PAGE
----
And then prioritize the remaining tasks and plan to tackle them in an achievable, step-by-step way that delivers steady improvement at the same time that it keeps your team’s enthusiasm going.

SIPOC

SIPOC is a way to map your processes, use it to break down your value chain.

S (supplier): Entity that provides input(s) to a process

I (input): All that is used (mostly as variables) to produce one or more outputs from a process. It is worthwhile to note that infrastructure may not be considered as inputs to a steady-state process since any variability induced by such elements remains fixed over longer periods of time. (Exceptions include new infrastructure being introduced or a greenfield project.)

P (process): Steps or activities carried out to convert inputs to one or more outputs. In a SIPOC, the process steps are shown at a high level.

O (output): One or more outcomes or physical products emerging from a process.

C (customer): Entity that uses the output(s) of a process.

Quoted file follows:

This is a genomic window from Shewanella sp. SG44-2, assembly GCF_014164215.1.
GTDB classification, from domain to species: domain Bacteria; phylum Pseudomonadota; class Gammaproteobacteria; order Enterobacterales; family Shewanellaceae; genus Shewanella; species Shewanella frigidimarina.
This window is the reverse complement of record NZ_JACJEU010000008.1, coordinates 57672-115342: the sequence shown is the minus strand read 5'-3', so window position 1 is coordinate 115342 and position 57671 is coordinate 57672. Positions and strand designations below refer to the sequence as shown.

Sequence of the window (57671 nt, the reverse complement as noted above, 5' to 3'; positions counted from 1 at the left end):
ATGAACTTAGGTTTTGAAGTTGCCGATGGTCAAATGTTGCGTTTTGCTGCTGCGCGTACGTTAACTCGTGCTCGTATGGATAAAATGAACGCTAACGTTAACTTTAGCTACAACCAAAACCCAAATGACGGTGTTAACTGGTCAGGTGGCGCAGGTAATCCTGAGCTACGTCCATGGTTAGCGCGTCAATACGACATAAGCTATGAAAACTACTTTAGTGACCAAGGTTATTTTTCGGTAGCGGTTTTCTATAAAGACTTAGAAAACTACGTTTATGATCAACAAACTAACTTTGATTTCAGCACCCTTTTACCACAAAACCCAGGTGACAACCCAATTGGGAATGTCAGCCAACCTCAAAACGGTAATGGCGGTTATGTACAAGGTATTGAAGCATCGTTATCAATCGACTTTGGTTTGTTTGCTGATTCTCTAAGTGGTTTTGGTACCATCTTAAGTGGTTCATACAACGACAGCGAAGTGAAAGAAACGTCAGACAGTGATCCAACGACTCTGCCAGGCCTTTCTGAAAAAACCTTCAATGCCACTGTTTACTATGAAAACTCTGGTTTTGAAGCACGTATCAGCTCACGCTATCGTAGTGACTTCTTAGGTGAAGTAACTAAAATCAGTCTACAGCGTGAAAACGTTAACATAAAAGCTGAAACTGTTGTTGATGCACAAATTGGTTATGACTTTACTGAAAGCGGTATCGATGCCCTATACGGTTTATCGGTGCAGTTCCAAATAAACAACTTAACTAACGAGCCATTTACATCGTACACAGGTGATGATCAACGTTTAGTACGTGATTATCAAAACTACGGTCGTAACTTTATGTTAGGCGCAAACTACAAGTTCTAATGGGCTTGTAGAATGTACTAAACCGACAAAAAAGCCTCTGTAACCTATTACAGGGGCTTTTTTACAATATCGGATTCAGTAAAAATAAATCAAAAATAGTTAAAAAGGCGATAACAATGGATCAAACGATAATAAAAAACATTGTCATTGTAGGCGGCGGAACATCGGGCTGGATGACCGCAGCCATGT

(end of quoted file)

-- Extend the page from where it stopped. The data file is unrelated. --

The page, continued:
To explain SIPOC in good way will add too many pages to my blog. I found this site helpful in explaining how to use the model. It may seem complicated, but you do not have to follow it too 100%. Find a levelel that gives you an overviewof the process you want to define.

Competence Analysis

To be able to execute your sales plan what competence do you need. Not only in your sales force, but in the entire value chain. From a value chain perspective, you may demand change in competence from product development to new transportation methods.

Understand and identify opportunities (and limitations) in competence and companay capabilities end-to-end, that will impact your business’ development. Define what is needed to deliver to the wished position, growth and change drivers.

If you have structured your Value Chains (Customer processes), created SIPOC charts for each process, you now need to connect the competence you need and compare it to the competence you have.